Electroosmosis

(1) An electroosmotic dewatering system consists of anodes (positive electrodes, usually a pipe or rod) and cathodes (negative electrodes, usually wellpoints or small wells installed with a surrounding filter), across which a d-c voltage is applied. The depth of the electrodes should be at least 5 feet below the bottom of the slope to be stabilized. The spacing and arrange­ment of the electrodes may vary, depending on the dimensions of the slope to be stabilized and the voltage available at the site. Cathode spacings of 25 to 40 feet have been used, with the anodes installed midway be­tween the cathodes. Electrical gradients of 1.5- to 4- volts-per-foot distance between electrodes have been successful in electroosmotic stabilization. The electri­cal gradient should be less than about 15 volts per foot of distance between electrodes for long-term installa­tions to prevent loss in efficiency due to heating the ground. Applied voltages of 30 to 100 volts are usually satisfactory; a low voltage is usually sufficient if the groundwater has a high mineral content.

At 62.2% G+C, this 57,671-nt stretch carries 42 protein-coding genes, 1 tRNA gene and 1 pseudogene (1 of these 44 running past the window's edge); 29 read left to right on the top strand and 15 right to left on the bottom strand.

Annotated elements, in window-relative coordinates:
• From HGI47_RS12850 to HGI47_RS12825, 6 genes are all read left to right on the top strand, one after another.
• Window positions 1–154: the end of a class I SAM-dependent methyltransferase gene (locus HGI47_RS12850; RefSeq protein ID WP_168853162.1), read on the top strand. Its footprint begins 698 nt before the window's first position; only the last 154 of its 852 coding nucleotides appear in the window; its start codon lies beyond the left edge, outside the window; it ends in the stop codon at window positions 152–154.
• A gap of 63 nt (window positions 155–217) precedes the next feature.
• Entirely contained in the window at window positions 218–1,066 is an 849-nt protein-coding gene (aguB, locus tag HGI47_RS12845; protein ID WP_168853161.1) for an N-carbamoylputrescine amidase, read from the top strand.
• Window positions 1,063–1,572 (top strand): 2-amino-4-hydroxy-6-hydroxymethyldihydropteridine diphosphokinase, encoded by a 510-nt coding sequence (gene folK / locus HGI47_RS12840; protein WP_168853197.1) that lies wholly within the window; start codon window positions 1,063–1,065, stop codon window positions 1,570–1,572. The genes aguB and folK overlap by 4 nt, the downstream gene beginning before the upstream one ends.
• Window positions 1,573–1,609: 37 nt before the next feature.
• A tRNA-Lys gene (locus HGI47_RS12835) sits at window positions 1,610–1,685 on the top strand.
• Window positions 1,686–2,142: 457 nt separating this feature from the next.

(2) The discharge of a cathode wellpoint may be estimated from the equation

Qe = keieaz (4-Ю)

where

ke= coefficient of electroosmotic permeability

(assume 0.98 xlO-4 feet per second per volt per foot)

ie= electrical gradient between electrodes, volts per foot

a = effective spacing of wellpoints, feet

z = depth of soil being stabilized, feet Current requirements commonly range between 15 and 30 amperes per well, and power requirements are generally high. However, regardless of the expense of installation and operation of an electroosmotic de­watering system, it may be the only effective means of dewatering and stabilizing certain silts, clayey silts, and clayey silty sands. Electroosmosis may not be applicable to saline soils because of high current re­quirements, nor to organic soils because of environ­mentally objectionable effluents, which may be un­sightly and have exceptionally higbpH values.